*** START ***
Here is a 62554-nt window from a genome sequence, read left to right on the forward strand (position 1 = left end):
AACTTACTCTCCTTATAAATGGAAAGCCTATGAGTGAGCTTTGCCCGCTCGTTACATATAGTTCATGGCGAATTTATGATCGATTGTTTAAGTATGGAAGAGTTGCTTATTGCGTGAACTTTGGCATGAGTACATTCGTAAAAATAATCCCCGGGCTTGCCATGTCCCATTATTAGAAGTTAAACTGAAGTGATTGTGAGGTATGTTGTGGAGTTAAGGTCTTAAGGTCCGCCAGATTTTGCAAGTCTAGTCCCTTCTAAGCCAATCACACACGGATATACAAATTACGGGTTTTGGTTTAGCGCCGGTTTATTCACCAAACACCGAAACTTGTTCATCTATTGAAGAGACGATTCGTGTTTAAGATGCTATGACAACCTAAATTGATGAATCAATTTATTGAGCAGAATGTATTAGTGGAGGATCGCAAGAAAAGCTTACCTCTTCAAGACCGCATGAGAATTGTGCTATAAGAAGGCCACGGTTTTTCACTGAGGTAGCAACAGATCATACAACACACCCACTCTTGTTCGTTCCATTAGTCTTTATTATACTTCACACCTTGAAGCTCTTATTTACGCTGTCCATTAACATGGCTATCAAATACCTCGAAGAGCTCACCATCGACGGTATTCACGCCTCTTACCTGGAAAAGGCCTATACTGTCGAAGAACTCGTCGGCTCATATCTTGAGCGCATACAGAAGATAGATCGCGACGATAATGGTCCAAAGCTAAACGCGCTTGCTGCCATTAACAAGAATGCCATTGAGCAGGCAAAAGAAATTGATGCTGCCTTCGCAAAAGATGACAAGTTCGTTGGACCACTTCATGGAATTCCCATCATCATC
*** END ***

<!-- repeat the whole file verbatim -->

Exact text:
Here is a 62554-nt window from a genome sequence, read left to right on the forward strand (position 1 = left end):
AACTTACTCTCCTTATAAATGGAAAGCCTATGAGTGAGCTTTGCCCGCTCGTTACATATAGTTCATGGCGAATTTATGATCGATTGTTTAAGTATGGAAGAGTTGCTTATTGCGTGAACTTTGGCATGAGTACATTCGTAAAAATAATCCCCGGGCTTGCCATGTCCCATTATTAGAAGTTAAACTGAAGTGATTGTGAGGTATGTTGTGGAGTTAAGGTCTTAAGGTCCGCCAGATTTTGCAAGTCTAGTCCCTTCTAAGCCAATCACACACGGATATACAAATTACGGGTTTTGGTTTAGCGCCGGTTTATTCACCAAACACCGAAACTTGTTCATCTATTGAAGAGACGATTCGTGTTTAAGATGCTATGACAACCTAAATTGATGAATCAATTTATTGAGCAGAATGTATTAGTGGAGGATCGCAAGAAAAGCTTACCTCTTCAAGACCGCATGAGAATTGTGCTATAAGAAGGCCACGGTTTTTCACTGAGGTAGCAACAGATCATACAACACACCCACTCTTGTTCGTTCCATTAGTCTTTATTATACTTCACACCTTGAAGCTCTTATTTACGCTGTCCATTAACATGGCTATCAAATACCTCGAAGAGCTCACCATCGACGGTATTCACGCCTCTTACCTGGAAAAGGCCTATACTGTCGAAGAACTCGTCGGCTCATATCTTGAGCGCATACAGAAGATAGATCGCGACGATAATGGTCCAAAGCTAAACGCGCTTGCTGCCATTAACAAGAATGCCATTGAGCAGGCAAAAGAAATTGATGCTGCCTTCGCAAAAGATGACAAGTTCGTTGGACCACTTCATGGAATTCCCATCATCATC